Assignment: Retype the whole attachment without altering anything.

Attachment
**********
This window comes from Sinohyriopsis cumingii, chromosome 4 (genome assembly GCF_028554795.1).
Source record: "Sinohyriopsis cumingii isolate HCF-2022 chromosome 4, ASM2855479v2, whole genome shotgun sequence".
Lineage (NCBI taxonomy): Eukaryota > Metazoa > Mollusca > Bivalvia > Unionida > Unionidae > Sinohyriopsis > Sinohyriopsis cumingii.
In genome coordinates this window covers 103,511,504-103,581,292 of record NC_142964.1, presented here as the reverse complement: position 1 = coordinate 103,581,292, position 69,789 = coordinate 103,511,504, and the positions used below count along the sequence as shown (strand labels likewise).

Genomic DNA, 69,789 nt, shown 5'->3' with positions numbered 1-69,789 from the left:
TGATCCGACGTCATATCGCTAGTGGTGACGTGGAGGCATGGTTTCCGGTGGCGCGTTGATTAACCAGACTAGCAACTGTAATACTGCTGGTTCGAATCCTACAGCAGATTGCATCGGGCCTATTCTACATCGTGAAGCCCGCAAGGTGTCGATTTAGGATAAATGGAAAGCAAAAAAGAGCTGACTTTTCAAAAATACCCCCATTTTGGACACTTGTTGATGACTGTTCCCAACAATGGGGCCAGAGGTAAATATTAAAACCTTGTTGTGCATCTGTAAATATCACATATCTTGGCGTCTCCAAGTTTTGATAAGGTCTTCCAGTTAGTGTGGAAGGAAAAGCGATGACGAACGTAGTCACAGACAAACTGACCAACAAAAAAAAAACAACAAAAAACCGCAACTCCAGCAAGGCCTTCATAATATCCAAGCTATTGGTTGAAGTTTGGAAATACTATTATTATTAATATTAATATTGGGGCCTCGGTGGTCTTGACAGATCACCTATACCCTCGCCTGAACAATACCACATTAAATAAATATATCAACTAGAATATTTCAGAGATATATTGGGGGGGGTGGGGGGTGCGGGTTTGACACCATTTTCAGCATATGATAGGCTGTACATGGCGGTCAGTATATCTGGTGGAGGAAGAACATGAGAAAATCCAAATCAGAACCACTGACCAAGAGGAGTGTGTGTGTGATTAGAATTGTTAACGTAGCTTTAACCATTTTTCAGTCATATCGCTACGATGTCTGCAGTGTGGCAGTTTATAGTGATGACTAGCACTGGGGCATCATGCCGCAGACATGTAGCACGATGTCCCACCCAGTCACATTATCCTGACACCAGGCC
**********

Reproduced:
This window comes from Sinohyriopsis cumingii, chromosome 4 (genome assembly GCF_028554795.1).
Source record: "Sinohyriopsis cumingii isolate HCF-2022 chromosome 4, ASM2855479v2, whole genome shotgun sequence".
Lineage (NCBI taxonomy): Eukaryota > Metazoa > Mollusca > Bivalvia > Unionida > Unionidae > Sinohyriopsis > Sinohyriopsis cumingii.
In genome coordinates this window covers 103,511,504-103,581,292 of record NC_142964.1, presented here as the reverse complement: position 1 = coordinate 103,581,292, position 69,789 = coordinate 103,511,504, and the positions used below count along the sequence as shown (strand labels likewise).

Genomic DNA, 69,789 nt, shown 5'->3' with positions numbered 1-69,789 from the left:
TGATCCGACGTCATATCGCTAGTGGTGACGTGGAGGCATGGTTTCCGGTGGCGCGTTGATTAACCAGACTAGCAACTGTAATACTGCTGGTTCGAATCCTACAGCAGATTGCATCGGGCCTATTCTACATCGTGAAGCCCGCAAGGTGTCGATTTAGGATAAATGGAAAGCAAAAAAGAGCTGACTTTTCAAAAATACCCCCATTTTGGACACTTGTTGATGACTGTTCCCAACAATGGGGCCAGAGGTAAATATTAAAACCTTGTTGTGCATCTGTAAATATCACATATCTTGGCGTCTCCAAGTTTTGATAAGGTCTTCCAGTTAGTGTGGAAGGAAAAGCGATGACGAACGTAGTCACAGACAAACTGACCAACAAAAAAAAAACAACAAAAAACCGCAACTCCAGCAAGGCCTTCATAATATCCAAGCTATTGGTTGAAGTTTGGAAATACTATTATTATTAATATTAATATTGGGGCCTCGGTGGTCTTGACAGATCACCTATACCCTCGCCTGAACAATACCACATTAAATAAATATATCAACTAGAATATTTCAGAGATATATTGGGGGGGGTGGGGGGTGCGGGTTTGACACCATTTTCAGCATATGATAGGCTGTACATGGCGGTCAGTATATCTGGTGGAGGAAGAACATGAGAAAATCCAAATCAGAACCACTGACCAAGAGGAGTGTGTGTGTGATTAGAATTGTTAACGTAGCTTTAACCATTTTTCAGTCATATCGCTACGATGTCTGCAGTGTGGCAGTTTATAGTGATGACTAGCACTGGGGCATCATGCCGCAGACATGTAGCACGATGTCCCACCCAGTCACATTATCCTGACACCAGGCC